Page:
medu-ærn, es; n. A house in which mead is drunk, a banqueting-house :-- Medoærn micel, Beo. Th. 138; B. 69.

medu-benc, e; f. A bench in a banqueting-hall :-- Medubenc monig, Beo. Th. 1556; B. 776. On ðære medubence, 2108; B. 1052. Medobence, 4376; B. 2185. Meodobence, 3808; B. 1902. Meodubence, Exon. 87 b; Th. 330, 9; Vy. 48.

medu-burh; f. A city in which mead is drunk, one in which mead-drinking warriors live :-- On ðære medobyrig, Judth. 11; Thw. 24, 2; Jud. 167. On meoduburgum, Exon. 123 a; Th. 473, 18; Bo. 16.

medu-dreám, es; m. Joy attending mead-drinking, festivity :-- Ne seah ic medudreám máran, Beo. Th. 4036; B. 2016. Meododreáma, Exon. 123 b; Th. 475, 8; Bo. 44.

medu-drenc, es; m. Mead :-- Ðonne biþ heom heora meodudrenc wín and beór eall tó écum þurste áwend then shall their mead and wine and beer all be turned for them to eternal thirst, Wulfst. 245, 4.

medu-drinc, es; m. Mead-drinking :-- Fore medodrince instead of mead-drinking, Exon. 81 b; Th. 307, 12; Seef. 22.

medu-full, es; n. A mead-cup :-- Meoduful, Exon. 88 a; Th. 331, 2; Vy. 66. Medoful, Beo. 1253; B. 624: 2034; B. 1015.

medu-gál; adj. 'Flown with wine,' excited with mead :-- Holofernus módig and medugál, Judth. 10; Thw. 21, 19; Jud. 26: Cd. 209; Th. 260, 1; Dan. 703. Meodugál, Exon. 88 a; Th. 330, 16; Vy. 52. Meodugáles gedrinc, 330, 27; Vy. 57.

medu-heall, e; f. A mead-hall, banqueting-hall :-- Ðeós (Hrothgar's) medoheal, Beo. Th. 972; B. 484. Meodoheall, Exon. 124 a; Th. 477, 13; Ruin. 24. In meoduhealle, 76 b; Th. 288, 6; Wand. 27: 79 a; Th. 297, 16; Crä. 69: 85 b; Th. 321, 33; Víd. 55. In medohealle, Elen. Kmbl. 2515; El. 1259.

meduma, meoduma, an; m. A weaver's beam :-- Meoduma insubula, Wrt. Voc. i. 66, 33: 282, 18. (Cf. Webbeámas insubulæ, 59, 43.) Meodoma, ii. 46, 33.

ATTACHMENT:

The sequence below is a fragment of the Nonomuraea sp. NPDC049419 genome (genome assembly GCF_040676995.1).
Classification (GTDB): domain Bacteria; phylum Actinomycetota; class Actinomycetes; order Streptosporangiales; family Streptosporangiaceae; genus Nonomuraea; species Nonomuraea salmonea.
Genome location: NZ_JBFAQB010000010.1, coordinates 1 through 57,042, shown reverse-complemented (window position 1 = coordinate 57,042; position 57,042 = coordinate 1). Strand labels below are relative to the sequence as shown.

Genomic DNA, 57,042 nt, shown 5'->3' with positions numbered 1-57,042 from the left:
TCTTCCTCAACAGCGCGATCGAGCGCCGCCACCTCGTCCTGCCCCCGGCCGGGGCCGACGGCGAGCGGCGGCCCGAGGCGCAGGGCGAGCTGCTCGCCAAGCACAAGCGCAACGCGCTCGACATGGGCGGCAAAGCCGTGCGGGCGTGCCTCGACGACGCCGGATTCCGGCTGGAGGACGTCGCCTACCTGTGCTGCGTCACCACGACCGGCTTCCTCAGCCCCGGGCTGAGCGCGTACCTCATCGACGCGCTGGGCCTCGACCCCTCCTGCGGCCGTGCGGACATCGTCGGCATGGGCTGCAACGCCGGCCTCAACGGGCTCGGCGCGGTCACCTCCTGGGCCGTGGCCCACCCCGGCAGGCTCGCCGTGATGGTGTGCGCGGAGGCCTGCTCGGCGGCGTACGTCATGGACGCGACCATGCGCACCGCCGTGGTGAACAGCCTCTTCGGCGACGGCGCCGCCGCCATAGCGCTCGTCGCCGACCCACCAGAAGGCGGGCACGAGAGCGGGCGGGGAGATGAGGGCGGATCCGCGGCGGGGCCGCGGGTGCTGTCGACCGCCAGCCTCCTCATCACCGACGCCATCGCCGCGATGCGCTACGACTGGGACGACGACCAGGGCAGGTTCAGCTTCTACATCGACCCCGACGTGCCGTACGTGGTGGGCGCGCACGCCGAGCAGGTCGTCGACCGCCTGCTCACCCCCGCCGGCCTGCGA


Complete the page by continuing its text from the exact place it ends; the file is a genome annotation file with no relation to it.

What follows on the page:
medume, medeme, meodume; adj. I. middling, moderate, common :-- Medeme mediocer, Ælfc. Gr. 9, 18; Som. 9, 67. Gif hwylc man forstele deórwurþe þing ... Gif hwylc man medeme þing (rem mediocrem) UNCERTAIN stele, L. Ecg. P. ii. 25; Th. ii. 192, 17-20. II. occupying the middle or mean position as regards (a) size, amount, etc. :-- Medume leódgeld a half fine (cf. medietas leudis, and other examples, Grmm. R. A. 653), L. Ethb. 7; Th. i. 4, 9: 21; Th. i. 8, 3. Hé hæfþ medemne wæstm he is of middle height, Homl. Th. i. 456, 18. Heáfdu medumra manna heads of average, ordinary men, Salm. Kmbl. 525; Sal. 262. Gehwar gebúrrihta sýn hefige, gehwar medeme (moderate), L. R. S. 4; Th. i. 434, 5. Se mæ-acute;sta segl acateon; se medemesta segl epidromas; se lesta dalum, Wrt. Voc. i. 56, 51-53. (b) place, rank, means :-- Medemra þegna heregeata the medial thanes' heriots, L. C. S. 72; Th. i. 414, 12. Ic tæ-acute;hte ðám rícan ... ic tæ-acute;hte ðám medeman mannum ... Ic bebeád þearfum, Homl. Th. i. 378, 20. Heáfodmynstres griþbryce ... medemran mynstres ... and ðonne git læssan, L. Eth. ix. 5; Th. i. 342, 1: L. C. E. 3; Th. i. 360, 21. Ðæs medemestan lífes (the life mid-way between the best and worst, cf. mon forlæ-acute;t ðæt wyrreste líf and ne mæg git cuman tó ðæm betstan, 10), Past. 51, 6; Swt. 399, 15. (c) age :-- Mínre yldstan déhter ... ðære medemestan ... ðære gingstan, Chart. Th. 488, 28-32: 489, 23-25. III. observing the just mean, perfect, meet, fit, worthy :-- Hé wæs þurh eall meodum (MS. B. medeme: MS. O. medum) erat dignus per omnia, Bd. 4, 3; S. 567, 19. Meoduma, Mt. Kmbl. Rush. 10, 37. Hwelc se beón scolde ðe medome (dignus) hierde bión sceolde, Past. 11, 7; Swt. 73, 20, Medeme, Blickl. Homl. 129, 35. Hé wyrþ æ-acute;lces cræftes medeme (fit for, capable of) ... æ-acute;lces þinges swá medeme swá hé æ-acute;fre medemast (medomist, MS. Cott.), Bt. 38, 5; Fox 206, 25-29. Hwylc ðæt medeme gód wæs hwylc ðæt unmedeme quæ sit imperfecti, quæ perfecti boni forma, 35, 1; Fox 134, 4. Medeme fæsten a proper fast, L. E. I. 39; Th. ii. 436, 35. Medeme lác, Blickl. Homl. 37, 32. Ful medomne wæstm, 55, 5. Drihtne tó geearnienne medome folc ('a prepared people,' Lk. 1, 17), 165, 15. Ne gedéþ se anweald gódne ne meodumne (MS. Cott. medomne) power makes him neither good nor worthy, Bt. 16, 3; Fox 56, 20. Góde and medeme, Blickl Homl. 129, 23; 32. Mid medemum wæstmum hreówe dignis pænitentia fructibus, Bd. 4, 27; S. 604, 24: Mt. Kmbl. 3, 8. Medeme þinc res dignas, Kent. Gl. 396. Drihten ðú ðe eall medemu geworhtest and náht unmedemes, Shrn. 165, 31. Ne mágon wé nánwuht findan betere (MS. Cott. medemre) ðonne God, Bt. 34, 4; Fox 138, 26. Nis meodumre ne mára ðonne it is not too good nor too great for, Exon. 38 a; Th. 125, 16; Gú. 355. Ðæt medemæste the best, Bt. 24, 4; Fox 86, 10. Ða medumestan ealdras exspectabiles senatores, Wrt. Voc. ii. 145, 51. [O. H. Ger. metam, metem.] v. un-medume.